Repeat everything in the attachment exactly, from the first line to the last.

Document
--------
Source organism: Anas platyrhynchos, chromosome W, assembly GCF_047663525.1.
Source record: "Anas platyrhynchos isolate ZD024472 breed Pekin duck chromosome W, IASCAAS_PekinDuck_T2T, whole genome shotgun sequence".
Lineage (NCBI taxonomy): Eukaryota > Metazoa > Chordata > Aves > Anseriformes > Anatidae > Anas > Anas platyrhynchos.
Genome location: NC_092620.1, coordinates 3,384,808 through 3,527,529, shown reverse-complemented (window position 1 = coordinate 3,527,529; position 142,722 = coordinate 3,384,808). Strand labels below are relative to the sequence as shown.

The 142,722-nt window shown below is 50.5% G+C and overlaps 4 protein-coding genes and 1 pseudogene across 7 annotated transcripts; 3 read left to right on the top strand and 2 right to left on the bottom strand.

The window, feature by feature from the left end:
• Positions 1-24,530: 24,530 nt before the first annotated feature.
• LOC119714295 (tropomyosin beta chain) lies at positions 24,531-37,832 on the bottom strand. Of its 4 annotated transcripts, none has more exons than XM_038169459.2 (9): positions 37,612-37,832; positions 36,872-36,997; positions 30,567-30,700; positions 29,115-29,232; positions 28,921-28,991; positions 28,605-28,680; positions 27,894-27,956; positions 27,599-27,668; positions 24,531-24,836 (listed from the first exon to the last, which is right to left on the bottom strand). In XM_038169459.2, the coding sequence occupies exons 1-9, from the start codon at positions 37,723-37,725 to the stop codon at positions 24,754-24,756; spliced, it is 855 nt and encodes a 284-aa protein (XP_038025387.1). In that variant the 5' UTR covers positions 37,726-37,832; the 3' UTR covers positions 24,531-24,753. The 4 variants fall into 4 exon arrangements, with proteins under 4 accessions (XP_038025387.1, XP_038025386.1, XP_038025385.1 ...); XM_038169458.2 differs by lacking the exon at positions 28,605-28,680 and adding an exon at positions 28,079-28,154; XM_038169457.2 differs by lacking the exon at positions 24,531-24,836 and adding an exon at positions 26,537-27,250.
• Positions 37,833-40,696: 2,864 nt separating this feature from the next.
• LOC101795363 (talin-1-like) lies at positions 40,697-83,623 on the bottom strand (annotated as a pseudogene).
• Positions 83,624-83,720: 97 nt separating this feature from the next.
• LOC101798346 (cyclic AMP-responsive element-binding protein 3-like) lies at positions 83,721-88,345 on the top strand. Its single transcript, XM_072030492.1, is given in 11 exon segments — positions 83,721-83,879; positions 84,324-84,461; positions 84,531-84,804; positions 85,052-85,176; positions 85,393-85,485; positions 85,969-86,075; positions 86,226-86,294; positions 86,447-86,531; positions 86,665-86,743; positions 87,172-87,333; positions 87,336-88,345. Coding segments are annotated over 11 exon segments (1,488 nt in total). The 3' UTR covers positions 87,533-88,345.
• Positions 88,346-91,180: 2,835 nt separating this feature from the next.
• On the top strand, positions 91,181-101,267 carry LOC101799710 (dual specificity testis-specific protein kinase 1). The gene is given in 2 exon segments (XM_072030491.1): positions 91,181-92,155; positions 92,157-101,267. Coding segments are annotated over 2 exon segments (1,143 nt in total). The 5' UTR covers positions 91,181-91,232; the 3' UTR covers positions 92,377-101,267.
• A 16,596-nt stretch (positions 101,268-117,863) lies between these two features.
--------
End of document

Source organism: Anas platyrhynchos, chromosome W, assembly GCF_047663525.1.
Source record: "Anas platyrhynchos isolate ZD024472 breed Pekin duck chromosome W, IASCAAS_PekinDuck_T2T, whole genome shotgun sequence".
Lineage (NCBI taxonomy): Eukaryota > Metazoa > Chordata > Aves > Anseriformes > Anatidae > Anas > Anas platyrhynchos.
Genome location: NC_092620.1, coordinates 3,384,808 through 3,527,529, shown reverse-complemented (window position 1 = coordinate 3,527,529; position 142,722 = coordinate 3,384,808). Strand labels below are relative to the sequence as shown.

The 142,722-nt window shown below is 50.5% G+C and overlaps 4 protein-coding genes and 1 pseudogene across 7 annotated transcripts; 3 read left to right on the top strand and 2 right to left on the bottom strand.

The window, feature by feature from the left end:
• Positions 1-24,530: 24,530 nt before the first annotated feature.
• LOC119714295 (tropomyosin beta chain) lies at positions 24,531-37,832 on the bottom strand. Of its 4 annotated transcripts, none has more exons than XM_038169459.2 (9): positions 37,612-37,832; positions 36,872-36,997; positions 30,567-30,700; positions 29,115-29,232; positions 28,921-28,991; positions 28,605-28,680; positions 27,894-27,956; positions 27,599-27,668; positions 24,531-24,836 (listed from the first exon to the last, which is right to left on the bottom strand). In XM_038169459.2, the coding sequence occupies exons 1-9, from the start codon at positions 37,723-37,725 to the stop codon at positions 24,754-24,756; spliced, it is 855 nt and encodes a 284-aa protein (XP_038025387.1). In that variant the 5' UTR covers positions 37,726-37,832; the 3' UTR covers positions 24,531-24,753. The 4 variants fall into 4 exon arrangements, with proteins under 4 accessions (XP_038025387.1, XP_038025386.1, XP_038025385.1 ...); XM_038169458.2 differs by lacking the exon at positions 28,605-28,680 and adding an exon at positions 28,079-28,154; XM_038169457.2 differs by lacking the exon at positions 24,531-24,836 and adding an exon at positions 26,537-27,250.
• Positions 37,833-40,696: 2,864 nt separating this feature from the next.
• LOC101795363 (talin-1-like) lies at positions 40,697-83,623 on the bottom strand (annotated as a pseudogene).
• Positions 83,624-83,720: 97 nt separating this feature from the next.
• LOC101798346 (cyclic AMP-responsive element-binding protein 3-like) lies at positions 83,721-88,345 on the top strand. Its single transcript, XM_072030492.1, is given in 11 exon segments — positions 83,721-83,879; positions 84,324-84,461; positions 84,531-84,804; positions 85,052-85,176; positions 85,393-85,485; positions 85,969-86,075; positions 86,226-86,294; positions 86,447-86,531; positions 86,665-86,743; positions 87,172-87,333; positions 87,336-88,345. Coding segments are annotated over 11 exon segments (1,488 nt in total). The 3' UTR covers positions 87,533-88,345.
• Positions 88,346-91,180: 2,835 nt separating this feature from the next.
• On the top strand, positions 91,181-101,267 carry LOC101799710 (dual specificity testis-specific protein kinase 1). The gene is given in 2 exon segments (XM_072030491.1): positions 91,181-92,155; positions 92,157-101,267. Coding segments are annotated over 2 exon segments (1,143 nt in total). The 5' UTR covers positions 91,181-91,232; the 3' UTR covers positions 92,377-101,267.
• A 16,596-nt stretch (positions 101,268-117,863) lies between these two features.